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7-Year-Old Reunited With Father in International Abduction Case
Daily Business Review
A South Florida federal magistrate has reunited a boy with his Mexican father in a child abduction case where the Cuban mother fled to Miami.
The father, a resident of Puebla, Mexico, sought relief under the Hague Convention's Civil Aspect of International Child Abduction, to which both nations are a signator, after the mother violated a Mexican custody order that required the child, now 7, to stay in Mexico unless both parents and the Mexican foreign relations office consent.
Settlements such as the one that occurred in this case are very rare, said Rachel LeBlanc, the Fort Lauderdale, Fla., attorney who represented the father.
"The majority of these cases go to trial," LeBlanc said.
The couple was married in Cuba in 2001 but divorced in Mexico in 2009. On August 15, the mother called the father informing him she was in Miami with their child and would not return him.
The father flew to Miami and sought the aid of the Mexican consulate. He was advised to apply for assistance through the Hague Convention.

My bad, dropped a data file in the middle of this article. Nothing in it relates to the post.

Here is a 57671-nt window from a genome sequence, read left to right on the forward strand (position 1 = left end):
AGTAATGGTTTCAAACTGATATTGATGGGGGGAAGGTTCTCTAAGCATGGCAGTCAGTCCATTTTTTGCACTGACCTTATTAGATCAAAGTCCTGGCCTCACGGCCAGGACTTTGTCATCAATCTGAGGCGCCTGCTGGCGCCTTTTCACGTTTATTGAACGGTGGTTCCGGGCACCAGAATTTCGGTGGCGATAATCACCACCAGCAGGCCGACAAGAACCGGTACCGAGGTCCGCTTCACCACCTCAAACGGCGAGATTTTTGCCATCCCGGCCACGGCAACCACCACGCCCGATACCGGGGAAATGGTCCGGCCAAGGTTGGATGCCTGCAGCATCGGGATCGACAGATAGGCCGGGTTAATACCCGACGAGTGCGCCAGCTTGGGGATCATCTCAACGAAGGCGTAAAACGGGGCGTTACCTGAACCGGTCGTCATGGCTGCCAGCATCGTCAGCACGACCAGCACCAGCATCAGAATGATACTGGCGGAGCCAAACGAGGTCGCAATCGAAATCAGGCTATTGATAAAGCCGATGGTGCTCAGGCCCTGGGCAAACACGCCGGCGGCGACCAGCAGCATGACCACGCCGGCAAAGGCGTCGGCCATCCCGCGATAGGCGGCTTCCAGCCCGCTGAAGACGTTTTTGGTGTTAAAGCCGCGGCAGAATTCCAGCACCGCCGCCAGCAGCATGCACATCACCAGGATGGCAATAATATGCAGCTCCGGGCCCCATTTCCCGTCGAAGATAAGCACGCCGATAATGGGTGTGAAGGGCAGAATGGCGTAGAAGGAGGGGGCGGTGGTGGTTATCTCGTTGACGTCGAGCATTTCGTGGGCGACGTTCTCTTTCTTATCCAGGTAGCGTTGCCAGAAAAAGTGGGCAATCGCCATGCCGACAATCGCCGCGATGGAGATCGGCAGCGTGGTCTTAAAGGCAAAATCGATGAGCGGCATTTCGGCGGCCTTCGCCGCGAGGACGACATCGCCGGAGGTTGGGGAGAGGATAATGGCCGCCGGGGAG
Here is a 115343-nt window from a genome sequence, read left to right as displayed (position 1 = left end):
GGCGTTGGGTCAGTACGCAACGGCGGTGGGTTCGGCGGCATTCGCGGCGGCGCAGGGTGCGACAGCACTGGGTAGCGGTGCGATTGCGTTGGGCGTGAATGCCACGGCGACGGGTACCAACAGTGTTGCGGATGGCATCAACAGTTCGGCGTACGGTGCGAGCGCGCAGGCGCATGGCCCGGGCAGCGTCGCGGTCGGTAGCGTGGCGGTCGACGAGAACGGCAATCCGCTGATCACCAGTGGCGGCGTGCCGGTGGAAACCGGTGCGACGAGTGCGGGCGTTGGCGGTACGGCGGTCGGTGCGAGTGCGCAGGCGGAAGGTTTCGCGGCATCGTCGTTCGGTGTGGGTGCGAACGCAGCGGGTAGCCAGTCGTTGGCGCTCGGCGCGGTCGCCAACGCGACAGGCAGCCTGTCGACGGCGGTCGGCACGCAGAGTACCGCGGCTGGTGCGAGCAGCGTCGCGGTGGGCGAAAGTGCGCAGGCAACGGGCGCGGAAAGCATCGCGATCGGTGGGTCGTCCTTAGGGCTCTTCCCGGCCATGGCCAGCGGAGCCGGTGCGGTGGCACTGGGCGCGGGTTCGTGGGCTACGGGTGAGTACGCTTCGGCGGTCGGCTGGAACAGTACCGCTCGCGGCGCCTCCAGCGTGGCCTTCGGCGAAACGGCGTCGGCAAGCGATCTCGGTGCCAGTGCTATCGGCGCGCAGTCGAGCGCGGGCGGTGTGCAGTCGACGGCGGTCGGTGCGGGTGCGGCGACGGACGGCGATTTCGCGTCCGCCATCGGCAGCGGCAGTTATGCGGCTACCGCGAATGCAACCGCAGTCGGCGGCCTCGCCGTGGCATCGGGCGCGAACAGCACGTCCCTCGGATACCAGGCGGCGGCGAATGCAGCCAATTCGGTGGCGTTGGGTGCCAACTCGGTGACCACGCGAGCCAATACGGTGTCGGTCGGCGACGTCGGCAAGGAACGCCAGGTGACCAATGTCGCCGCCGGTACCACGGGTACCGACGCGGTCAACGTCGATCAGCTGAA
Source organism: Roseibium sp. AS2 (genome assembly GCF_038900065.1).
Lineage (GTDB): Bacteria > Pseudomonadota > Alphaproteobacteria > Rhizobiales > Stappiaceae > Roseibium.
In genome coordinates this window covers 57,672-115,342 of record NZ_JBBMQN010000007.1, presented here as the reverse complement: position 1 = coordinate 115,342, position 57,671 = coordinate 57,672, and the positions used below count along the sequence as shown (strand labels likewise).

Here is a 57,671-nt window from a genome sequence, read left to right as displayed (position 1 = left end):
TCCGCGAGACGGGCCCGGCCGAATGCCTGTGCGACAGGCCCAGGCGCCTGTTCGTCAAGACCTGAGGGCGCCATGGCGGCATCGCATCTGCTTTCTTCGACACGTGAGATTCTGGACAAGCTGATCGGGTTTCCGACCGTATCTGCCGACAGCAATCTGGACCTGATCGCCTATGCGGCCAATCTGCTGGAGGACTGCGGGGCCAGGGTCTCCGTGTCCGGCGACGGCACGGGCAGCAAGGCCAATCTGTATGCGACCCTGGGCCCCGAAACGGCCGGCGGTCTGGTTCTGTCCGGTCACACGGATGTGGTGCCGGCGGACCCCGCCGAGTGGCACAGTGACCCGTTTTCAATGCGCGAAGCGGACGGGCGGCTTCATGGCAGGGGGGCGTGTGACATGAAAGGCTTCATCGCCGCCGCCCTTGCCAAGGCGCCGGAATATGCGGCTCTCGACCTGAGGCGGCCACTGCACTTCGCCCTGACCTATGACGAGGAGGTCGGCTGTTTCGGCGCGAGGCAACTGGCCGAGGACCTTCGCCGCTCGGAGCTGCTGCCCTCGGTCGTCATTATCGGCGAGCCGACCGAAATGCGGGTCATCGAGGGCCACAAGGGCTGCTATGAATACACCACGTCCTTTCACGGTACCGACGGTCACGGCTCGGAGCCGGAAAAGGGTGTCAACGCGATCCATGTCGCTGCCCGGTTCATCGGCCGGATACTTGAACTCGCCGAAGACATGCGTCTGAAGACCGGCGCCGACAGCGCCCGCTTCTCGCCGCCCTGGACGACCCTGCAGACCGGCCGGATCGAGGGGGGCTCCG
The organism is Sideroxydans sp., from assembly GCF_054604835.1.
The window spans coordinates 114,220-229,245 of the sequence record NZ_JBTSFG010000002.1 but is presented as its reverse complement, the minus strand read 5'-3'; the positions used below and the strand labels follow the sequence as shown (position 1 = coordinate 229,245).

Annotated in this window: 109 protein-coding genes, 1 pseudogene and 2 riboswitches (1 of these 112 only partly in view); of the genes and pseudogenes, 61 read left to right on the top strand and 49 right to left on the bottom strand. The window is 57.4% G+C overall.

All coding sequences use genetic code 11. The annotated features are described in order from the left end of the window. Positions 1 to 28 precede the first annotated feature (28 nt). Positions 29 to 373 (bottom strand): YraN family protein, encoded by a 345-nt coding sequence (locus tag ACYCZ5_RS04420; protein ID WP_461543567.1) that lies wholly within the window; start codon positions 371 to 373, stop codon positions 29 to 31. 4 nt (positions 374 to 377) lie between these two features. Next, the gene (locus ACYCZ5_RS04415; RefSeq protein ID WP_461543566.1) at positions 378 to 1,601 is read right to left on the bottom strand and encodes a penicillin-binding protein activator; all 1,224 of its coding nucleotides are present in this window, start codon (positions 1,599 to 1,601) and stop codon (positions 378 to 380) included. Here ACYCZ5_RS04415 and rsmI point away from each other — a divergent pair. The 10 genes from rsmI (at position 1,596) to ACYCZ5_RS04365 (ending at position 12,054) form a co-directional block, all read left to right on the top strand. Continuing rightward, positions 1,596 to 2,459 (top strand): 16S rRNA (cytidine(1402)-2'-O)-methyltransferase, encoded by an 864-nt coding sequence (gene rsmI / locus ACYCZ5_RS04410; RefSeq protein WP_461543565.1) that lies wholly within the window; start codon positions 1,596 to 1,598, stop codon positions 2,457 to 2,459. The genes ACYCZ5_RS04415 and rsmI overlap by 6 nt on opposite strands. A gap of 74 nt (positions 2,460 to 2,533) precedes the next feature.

While the father went through legal channels, he paid to enroll the boy in a private school in Mexico.
LeBlanc, a partner at Shutts & Bowen, worked with two Miami associates, Vivian Bauza and Marcela Lozano. They agreed to take the father's case pro bono.
"These cases are very gratifying to take on, because we can help return children to their rightful homes and work to ensure their safety after their return," LeBlanc said.
South Florida is a hotbed for international abduction cases, LeBlanc said, "because of its location and ease with which people can acclimate.
"It's a melting pot region where people of many nationalities can fit in much more easily here than elsewhere," she said.
An agreed order issued March 19 by U.S. Magistrate Judge Edwin G. Torres allowed the child to fly back to Mexico the next day. It also provides the child shall travel to Florida for his 10-day winter break and 10-day spring break from school each year at the father's expense. The boy would also travel to see his mother for 10 days each summer beginning in 2014.
The order also requires the father to modify the Mexico custody agreement to conform with Torres' order.
Taking into account the animosity between the parents, Torres also required the boy should be allowed electronic communication with the absent parent, and father and mother "shall not disparage the other to (the son) or in (his) presence."
Shutts & Bowen, which has handled a number of Hague Convention child abduction matters, was referred to the case by the U.S. State Department. Child abduction cases proceed on an expedited basis in federal court, typically in a few months; this case was filed last December 4.
The international child abduction treaty seeks to protect children from the harmful effects of abduction and retention across international boundaries by providing a procedure to bring about their prompt return.
LeBlanc has handled all aspects of such cases for parents from many nations, including Venezuela, Mexico, Canada, Colombia and England.